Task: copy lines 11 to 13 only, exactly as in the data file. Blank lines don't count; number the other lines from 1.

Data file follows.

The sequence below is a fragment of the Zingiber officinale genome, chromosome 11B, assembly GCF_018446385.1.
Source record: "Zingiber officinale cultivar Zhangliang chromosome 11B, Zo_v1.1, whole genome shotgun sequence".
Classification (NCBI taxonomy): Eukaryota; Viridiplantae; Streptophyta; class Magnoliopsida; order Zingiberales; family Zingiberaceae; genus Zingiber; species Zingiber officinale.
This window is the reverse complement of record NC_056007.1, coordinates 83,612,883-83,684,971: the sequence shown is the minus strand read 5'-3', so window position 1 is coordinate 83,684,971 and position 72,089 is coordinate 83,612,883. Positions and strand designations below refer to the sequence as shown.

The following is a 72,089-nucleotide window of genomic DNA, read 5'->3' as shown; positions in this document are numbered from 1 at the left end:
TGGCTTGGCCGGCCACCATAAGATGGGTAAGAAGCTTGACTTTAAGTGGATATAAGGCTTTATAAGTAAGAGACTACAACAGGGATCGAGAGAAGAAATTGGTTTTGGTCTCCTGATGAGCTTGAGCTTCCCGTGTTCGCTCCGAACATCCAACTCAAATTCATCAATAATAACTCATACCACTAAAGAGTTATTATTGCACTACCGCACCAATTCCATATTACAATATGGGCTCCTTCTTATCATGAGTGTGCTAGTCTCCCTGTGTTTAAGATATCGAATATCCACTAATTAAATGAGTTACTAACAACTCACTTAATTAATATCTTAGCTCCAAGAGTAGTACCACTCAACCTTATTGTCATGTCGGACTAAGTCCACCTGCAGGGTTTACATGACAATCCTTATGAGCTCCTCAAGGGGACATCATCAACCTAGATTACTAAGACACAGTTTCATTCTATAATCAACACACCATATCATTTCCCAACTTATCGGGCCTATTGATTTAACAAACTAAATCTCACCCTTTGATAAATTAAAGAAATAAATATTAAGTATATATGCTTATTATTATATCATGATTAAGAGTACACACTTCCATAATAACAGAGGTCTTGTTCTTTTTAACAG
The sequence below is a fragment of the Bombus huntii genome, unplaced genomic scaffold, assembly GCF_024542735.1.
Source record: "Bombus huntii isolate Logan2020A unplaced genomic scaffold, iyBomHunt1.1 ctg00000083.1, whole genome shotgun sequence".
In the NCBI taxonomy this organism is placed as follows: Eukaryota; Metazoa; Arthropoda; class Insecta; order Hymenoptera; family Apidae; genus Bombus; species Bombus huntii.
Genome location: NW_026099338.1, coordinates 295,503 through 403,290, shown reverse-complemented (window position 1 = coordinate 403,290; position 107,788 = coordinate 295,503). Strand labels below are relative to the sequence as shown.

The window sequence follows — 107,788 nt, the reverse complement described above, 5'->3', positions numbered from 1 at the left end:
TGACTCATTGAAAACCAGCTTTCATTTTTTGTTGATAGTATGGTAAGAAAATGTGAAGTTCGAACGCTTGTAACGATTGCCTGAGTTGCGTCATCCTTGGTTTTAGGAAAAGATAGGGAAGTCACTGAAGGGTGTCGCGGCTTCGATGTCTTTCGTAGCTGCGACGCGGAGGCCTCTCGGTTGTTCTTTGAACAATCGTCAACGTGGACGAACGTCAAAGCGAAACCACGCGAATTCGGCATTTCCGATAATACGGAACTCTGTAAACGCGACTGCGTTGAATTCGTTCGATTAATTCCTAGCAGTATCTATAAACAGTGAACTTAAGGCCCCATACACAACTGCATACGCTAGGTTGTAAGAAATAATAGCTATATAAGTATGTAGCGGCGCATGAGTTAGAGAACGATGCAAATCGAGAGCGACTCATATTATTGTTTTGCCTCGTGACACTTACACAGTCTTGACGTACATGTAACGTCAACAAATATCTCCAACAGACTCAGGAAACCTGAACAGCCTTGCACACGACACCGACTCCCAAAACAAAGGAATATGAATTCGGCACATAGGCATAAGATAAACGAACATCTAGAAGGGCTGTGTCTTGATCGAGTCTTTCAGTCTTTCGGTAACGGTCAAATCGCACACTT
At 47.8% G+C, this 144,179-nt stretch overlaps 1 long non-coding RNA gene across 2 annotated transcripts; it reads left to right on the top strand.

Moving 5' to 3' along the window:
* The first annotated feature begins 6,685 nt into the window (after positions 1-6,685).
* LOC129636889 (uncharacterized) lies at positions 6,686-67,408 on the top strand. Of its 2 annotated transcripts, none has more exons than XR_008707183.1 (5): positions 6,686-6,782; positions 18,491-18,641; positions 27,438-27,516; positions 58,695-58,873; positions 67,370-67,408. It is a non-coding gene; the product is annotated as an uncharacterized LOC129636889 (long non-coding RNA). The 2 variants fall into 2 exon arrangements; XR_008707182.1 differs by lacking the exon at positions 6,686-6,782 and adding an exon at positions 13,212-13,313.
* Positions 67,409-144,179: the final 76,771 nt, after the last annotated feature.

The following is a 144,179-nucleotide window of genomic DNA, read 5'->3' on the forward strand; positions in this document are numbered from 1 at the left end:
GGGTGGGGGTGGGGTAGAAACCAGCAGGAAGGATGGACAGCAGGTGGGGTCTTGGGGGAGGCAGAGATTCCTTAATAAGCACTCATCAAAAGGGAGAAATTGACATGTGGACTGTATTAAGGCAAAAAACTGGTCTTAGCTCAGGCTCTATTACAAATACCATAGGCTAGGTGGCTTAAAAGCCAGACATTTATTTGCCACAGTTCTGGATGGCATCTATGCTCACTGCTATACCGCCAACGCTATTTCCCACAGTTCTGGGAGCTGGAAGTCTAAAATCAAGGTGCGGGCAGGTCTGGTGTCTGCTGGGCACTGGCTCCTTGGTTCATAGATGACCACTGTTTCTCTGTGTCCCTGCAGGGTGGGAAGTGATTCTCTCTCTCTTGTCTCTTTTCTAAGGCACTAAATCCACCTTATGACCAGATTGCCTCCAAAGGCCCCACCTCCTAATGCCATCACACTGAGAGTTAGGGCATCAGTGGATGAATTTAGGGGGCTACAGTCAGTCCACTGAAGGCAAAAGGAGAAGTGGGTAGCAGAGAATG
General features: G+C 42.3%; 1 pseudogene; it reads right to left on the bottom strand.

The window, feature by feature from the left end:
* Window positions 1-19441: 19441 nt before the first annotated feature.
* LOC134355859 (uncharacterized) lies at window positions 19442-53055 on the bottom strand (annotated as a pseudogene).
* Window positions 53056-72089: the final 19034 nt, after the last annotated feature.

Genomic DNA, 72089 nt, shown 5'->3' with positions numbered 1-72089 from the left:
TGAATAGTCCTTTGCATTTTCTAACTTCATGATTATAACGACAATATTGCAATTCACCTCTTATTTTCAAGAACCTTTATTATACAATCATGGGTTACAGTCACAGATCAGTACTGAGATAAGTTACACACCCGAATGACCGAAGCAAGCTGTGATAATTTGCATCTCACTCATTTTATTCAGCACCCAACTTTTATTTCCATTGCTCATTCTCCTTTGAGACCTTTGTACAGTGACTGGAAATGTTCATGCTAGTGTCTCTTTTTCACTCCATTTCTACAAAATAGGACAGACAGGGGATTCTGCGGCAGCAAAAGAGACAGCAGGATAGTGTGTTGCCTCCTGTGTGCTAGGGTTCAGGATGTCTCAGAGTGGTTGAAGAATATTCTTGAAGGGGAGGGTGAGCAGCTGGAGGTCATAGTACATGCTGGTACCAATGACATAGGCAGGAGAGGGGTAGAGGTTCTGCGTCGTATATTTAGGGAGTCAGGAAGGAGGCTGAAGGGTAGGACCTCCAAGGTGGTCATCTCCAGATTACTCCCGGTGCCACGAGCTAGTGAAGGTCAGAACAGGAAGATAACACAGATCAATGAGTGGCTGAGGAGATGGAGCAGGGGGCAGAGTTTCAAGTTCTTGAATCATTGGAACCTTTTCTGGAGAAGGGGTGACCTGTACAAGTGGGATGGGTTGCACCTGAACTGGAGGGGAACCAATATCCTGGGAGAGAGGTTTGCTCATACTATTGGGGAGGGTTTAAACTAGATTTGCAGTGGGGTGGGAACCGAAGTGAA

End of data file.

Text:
The window sequence follows — 107,788 nt, the reverse complement described above, 5'->3', positions numbered from 1 at the left end:
TGACTCATTGAAAACCAGCTTTCATTTTTTGTTGATAGTATGGTAAGAAAATGTGAAGTTCGAACGCTTGTAACGATTGCCTGAGTTGCGTCATCCTTGGTTTTAGGAAAAGATAGGGAAGTCACTGAAGGGTGTCGCGGCTTCGATGTCTTTCGTAGCTGCGACGCGGAGGCCTCTCGGTTGTTCTTTGAACAATCGTCAACGTGGACGAACGTCAAAGCGAAACCACGCGAATTCGGCATTTCCGATAATACGGAACTCTGTAAACGCGACTGCGTTGAATTCGTTCGATTAATTCCTAGCAGTATCTATAAACAGTGAACTTAAGGCCCCATACACAACTGCATACGCTAGGTTGTAAGAAATAATAGCTATATAAGTATGTAGCGGCGCATGAGTTAGAGAACGATGCAAATCGAGAGCGACTCATATTATTGTTTTGCCTCGTGACACTTACACAGTCTTGACGTACATGTAACGTCAACAAATATCTCCAACAGACTCAGGAAACCTGAACAGCCTTGCACACGACACCGACTCCCAAAACAAAGGAATATGAATTCGGCACATAGGCATAAGATAAACGAACATCTAGAAGGGCTGTGTCTTGATCGAGTCTTTCAGTCTTTCGGTAACGGTCAAATCGCACACTT
At 47.8% G+C, this 144,179-nt stretch overlaps 1 long non-coding RNA gene across 2 annotated transcripts; it reads left to right on the top strand.